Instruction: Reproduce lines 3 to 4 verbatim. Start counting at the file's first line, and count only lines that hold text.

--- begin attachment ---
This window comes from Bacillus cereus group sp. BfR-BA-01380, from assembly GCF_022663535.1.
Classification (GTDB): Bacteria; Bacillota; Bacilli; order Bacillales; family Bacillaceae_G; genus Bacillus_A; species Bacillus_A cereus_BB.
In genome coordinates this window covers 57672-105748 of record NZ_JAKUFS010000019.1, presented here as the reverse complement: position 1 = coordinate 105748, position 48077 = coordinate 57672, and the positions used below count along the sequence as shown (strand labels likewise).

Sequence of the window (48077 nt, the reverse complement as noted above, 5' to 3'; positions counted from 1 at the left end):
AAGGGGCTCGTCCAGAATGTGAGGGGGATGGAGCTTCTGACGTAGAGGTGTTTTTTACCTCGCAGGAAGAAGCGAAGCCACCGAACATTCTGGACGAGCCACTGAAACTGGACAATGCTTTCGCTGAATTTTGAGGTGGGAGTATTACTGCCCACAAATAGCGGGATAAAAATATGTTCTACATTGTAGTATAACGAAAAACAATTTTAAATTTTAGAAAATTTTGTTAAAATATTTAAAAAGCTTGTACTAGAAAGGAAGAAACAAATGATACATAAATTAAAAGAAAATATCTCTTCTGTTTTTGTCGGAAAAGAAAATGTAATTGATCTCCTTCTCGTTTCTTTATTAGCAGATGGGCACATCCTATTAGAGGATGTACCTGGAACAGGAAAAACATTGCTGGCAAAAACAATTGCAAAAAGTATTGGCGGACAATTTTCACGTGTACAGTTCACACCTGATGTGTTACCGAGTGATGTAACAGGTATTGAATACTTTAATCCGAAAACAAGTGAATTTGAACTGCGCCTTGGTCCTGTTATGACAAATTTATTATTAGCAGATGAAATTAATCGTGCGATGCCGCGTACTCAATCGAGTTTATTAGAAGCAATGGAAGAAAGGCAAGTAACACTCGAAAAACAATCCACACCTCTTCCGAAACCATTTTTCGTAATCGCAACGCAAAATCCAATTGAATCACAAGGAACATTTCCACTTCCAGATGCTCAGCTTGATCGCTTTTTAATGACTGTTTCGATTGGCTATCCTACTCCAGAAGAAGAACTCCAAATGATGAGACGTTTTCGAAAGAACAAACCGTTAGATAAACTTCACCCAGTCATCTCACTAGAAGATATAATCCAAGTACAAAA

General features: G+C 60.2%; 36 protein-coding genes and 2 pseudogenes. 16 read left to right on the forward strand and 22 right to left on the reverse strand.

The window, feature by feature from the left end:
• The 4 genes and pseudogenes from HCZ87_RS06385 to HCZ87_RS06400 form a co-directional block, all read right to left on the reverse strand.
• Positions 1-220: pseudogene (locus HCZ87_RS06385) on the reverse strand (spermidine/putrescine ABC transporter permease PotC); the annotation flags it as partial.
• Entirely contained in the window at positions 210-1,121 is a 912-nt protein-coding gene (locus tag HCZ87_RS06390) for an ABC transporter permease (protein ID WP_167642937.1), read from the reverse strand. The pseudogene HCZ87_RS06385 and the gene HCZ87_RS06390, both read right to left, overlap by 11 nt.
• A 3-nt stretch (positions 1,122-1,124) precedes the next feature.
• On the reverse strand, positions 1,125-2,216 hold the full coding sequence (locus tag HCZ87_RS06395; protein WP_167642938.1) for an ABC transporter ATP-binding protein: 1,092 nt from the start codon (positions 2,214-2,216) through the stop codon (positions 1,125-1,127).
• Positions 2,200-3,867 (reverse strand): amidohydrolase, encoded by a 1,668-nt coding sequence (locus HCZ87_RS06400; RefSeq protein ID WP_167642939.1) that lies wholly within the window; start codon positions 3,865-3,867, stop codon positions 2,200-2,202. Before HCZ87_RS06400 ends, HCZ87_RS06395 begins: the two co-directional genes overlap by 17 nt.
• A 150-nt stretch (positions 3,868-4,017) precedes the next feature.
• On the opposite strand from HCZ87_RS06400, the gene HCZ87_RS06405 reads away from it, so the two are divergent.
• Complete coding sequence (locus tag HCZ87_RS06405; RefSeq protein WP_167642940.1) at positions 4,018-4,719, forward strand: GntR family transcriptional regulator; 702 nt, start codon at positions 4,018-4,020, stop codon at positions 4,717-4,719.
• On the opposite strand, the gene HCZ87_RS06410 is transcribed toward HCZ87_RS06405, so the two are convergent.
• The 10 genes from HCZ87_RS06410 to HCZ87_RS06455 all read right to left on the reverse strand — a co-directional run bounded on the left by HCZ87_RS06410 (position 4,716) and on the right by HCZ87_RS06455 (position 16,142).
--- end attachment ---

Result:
In genome coordinates this window covers 57672-105748 of record NZ_JAKUFS010000019.1, presented here as the reverse complement: position 1 = coordinate 105748, position 48077 = coordinate 57672, and the positions used below count along the sequence as shown (strand labels likewise).

Sequence of the window (48077 nt, the reverse complement as noted above, 5' to 3'; positions counted from 1 at the left end):